Seagate Seven Review: Hands-On With a 7mm Thick Portable Hard Drive [Mac Blog]
Seagate debuted several new products at CES this year, including the candy-colored Seagate Wireless portable hard drive and the Seagate Personal Cloud, a NAS (network attached storage) option for home users, but the company's most attention-grabbing offering was the Seagate Seven.
Described as the world's thinnest 500GB portable hard drive, the USB 3.0 Seagate Seven is only 7mm thick, as its name implies, which means it easily fits into a pocket or purse, and it's fairly affordable at $99.
What's in the Box?
The Seagate Seven ships in a slim, padded box that contains the hard drive, a black fabric-covered USB cord to connect the drive to a computer, and a Quick Start Guide.
Seagate describes the Seven as the culmination of 35 years of experience creating hard drives. Inside the Seven is Seagate's ultra thin 5mm hard drive, which is encased in 2mm of 100 percent stainless steel for protection.
At first glance the Seagate Seven might be mistaken for an internal drive due to its slimness and its industrial design, but it is a standalone portable drive. Without touching the Seven, it can be hard to imagine just how thin it is, but if you own an iPhone 6 or an iPhone 6 Plus, that is a good approximation of thickness.
At 7mm, the Seven is slightly thicker than the 6.9mm iPhone 6 and slightly thinner than the 7.1mm iPhone 6 Plus. It weighs 6.3 ounces (178 grams), which makes it just about the same weight as the 6.07 ounce iPhone 6 Plus (172 grams).
The Seven is 4.8 inches tall and 3.2 inches wide, which means it fits in a pocket as well as the iPhone 6 Plus. In the simplest of terms, it's really, really thin.
Its stainless steel design is simple but may not be appealing to all people due to its minimal, unfinished look, and it's worth noting that the casing has a tendency to attract fingerprints. The drive itself feels well-built and it can withstand scratches and wear and tear, but it's still susceptible to drops.
There's an indicator light located on the front of the hard drive, which glows blue when it is connected to a computer. The Seagate Seven ships with a high-quality fabric-encased USB cord, but at 12 inches, the cord can feel too short when it's used on a large desk.
Software and Performance
Aside from its thin profile, the Seagate Seven is similar to any other 500GB USB 3.0 portable hard drive on the market. It requires a USB 3.0 connection for optimal performance, but it is backwards compatible with USB 2.0 and thus works with older machines. The Seven is bus-powered and draws power through a computer's USB port, so it does not need an external power supply.
In our testing, the Seagate Seven saw average write speeds of approximately 103MB/s and average read speeds of 101MB/s, which is on par with other USB 3.0 hard drives like the LaCie Mirror, which we also reviewed, and fast enough for standard daily use. Unfortunately, the Seven is only available in a 500GB capacity, which may not meet the needs of users who need more storage space.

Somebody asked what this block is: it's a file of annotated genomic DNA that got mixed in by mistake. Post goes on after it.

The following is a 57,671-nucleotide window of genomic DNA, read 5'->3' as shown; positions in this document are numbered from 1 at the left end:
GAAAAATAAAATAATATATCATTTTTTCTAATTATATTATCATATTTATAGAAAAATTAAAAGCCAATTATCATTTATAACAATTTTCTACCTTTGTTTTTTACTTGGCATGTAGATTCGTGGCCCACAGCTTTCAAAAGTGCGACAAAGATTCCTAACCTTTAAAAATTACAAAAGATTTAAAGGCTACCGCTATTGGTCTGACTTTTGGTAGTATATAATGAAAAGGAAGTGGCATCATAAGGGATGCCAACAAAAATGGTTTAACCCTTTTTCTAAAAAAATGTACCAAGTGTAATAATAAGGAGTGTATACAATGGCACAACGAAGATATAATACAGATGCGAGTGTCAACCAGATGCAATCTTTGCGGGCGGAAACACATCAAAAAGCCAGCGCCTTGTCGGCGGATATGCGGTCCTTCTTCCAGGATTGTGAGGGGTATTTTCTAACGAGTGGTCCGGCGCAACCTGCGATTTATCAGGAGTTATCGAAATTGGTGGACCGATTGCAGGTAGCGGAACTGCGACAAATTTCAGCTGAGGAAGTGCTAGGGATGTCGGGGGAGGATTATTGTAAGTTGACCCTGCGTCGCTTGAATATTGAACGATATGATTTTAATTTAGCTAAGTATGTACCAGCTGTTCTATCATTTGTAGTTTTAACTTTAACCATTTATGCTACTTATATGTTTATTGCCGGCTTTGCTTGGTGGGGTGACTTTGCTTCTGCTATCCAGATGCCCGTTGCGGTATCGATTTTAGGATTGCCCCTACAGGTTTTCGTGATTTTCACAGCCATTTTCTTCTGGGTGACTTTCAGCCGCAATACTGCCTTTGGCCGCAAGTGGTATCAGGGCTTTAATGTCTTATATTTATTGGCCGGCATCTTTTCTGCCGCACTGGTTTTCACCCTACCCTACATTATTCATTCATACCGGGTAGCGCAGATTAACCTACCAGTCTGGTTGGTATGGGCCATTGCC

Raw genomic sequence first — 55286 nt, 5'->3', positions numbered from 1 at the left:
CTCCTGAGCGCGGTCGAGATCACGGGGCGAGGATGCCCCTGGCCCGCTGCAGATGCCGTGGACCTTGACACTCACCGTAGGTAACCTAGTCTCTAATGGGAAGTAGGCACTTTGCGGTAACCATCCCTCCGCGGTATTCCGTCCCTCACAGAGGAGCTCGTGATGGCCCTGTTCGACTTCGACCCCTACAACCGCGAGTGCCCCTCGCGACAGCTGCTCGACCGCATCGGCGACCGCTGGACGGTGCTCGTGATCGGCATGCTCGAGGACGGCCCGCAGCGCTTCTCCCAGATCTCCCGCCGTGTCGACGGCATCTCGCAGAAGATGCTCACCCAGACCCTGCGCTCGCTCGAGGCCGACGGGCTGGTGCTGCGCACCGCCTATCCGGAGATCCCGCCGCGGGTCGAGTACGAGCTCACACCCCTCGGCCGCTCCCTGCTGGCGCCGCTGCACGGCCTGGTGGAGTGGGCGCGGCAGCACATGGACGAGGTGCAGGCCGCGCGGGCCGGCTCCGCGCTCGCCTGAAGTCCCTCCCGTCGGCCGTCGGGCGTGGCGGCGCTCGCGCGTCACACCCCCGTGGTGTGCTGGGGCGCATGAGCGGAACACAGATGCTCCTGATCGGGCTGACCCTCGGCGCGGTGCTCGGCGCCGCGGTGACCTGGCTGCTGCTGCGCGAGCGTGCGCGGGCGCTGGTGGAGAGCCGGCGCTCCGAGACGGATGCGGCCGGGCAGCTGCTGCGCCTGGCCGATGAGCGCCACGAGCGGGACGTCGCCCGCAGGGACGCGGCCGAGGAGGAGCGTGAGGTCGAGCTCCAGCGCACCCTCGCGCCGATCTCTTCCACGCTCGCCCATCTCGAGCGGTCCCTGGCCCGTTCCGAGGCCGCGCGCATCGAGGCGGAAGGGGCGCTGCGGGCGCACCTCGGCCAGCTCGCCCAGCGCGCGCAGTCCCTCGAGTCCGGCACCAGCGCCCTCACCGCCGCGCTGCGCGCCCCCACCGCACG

The Seven comes pre-installed with the Seagate Dashboard Installer and warranty information. With the Seagate Dashboard Installer, it's possible to install the Seagate Dashboard, which lets you manage all Seagate storage devices, and the Utility Driver, for power management and diagnostic features.
It comes formatted in exFAT, which is compatible with Windows and Mac computers, but it can be reformatted on Macs using the Disk Utility app.
The Seagate Dashboard is a useful app because it allows you to back up your mobile content (photos and videos) to the Seagate Seven or another Seagate drive with the accompanying Seagate Dashboard app for iOS. It's also possible to connect social networking accounts from Facebook and Flickr, where photos from the Seagate Seven can be automatically uploaded. Connecting to Facebook or Flickr will allow you to download photos from those sites to the hard drive as well.
The Seagate Seven works with Macs running OS X 10.6 or higher and Windows machines running Windows XP SP3 or higher.
Who's it For?
According to Seagate, the Seven is aimed at tech enthusiasts who are always after the thinnest devices on the market. It's about twice as expensive as a standard 500GB hard drive from a company like Western Digital or Toshiba, and it's $40 more than Seagate's own Backup Plus Slim, which is just over 10mm.
The Seagate Seven may not be the best choice if you're looking for something that's going to sit on a desk or get occasional use, but if you need storage that's going to see a lot of travel, this is a solid choice -- provided you can work with the 500GB USB 3.0 limits.
You're not going to find much that's thinner or lighter than the Seagate Seven, and believe it or not, 3mm is a noticeable difference. To put it in perspective, the iPhone 4s was only 9.3mm thick, but in comparison to a 7.1mm iPhone 6 Plus, it feels like a brick.
- Extremely portable
- Cutting edge thin design
- More expensive than standard 500GB hard drive
- Only available in 500GB
- USB cord is short
How to Buy
The Seagate Seven can be purchased from Amazon for $99. It ships with a three-year limited warranty.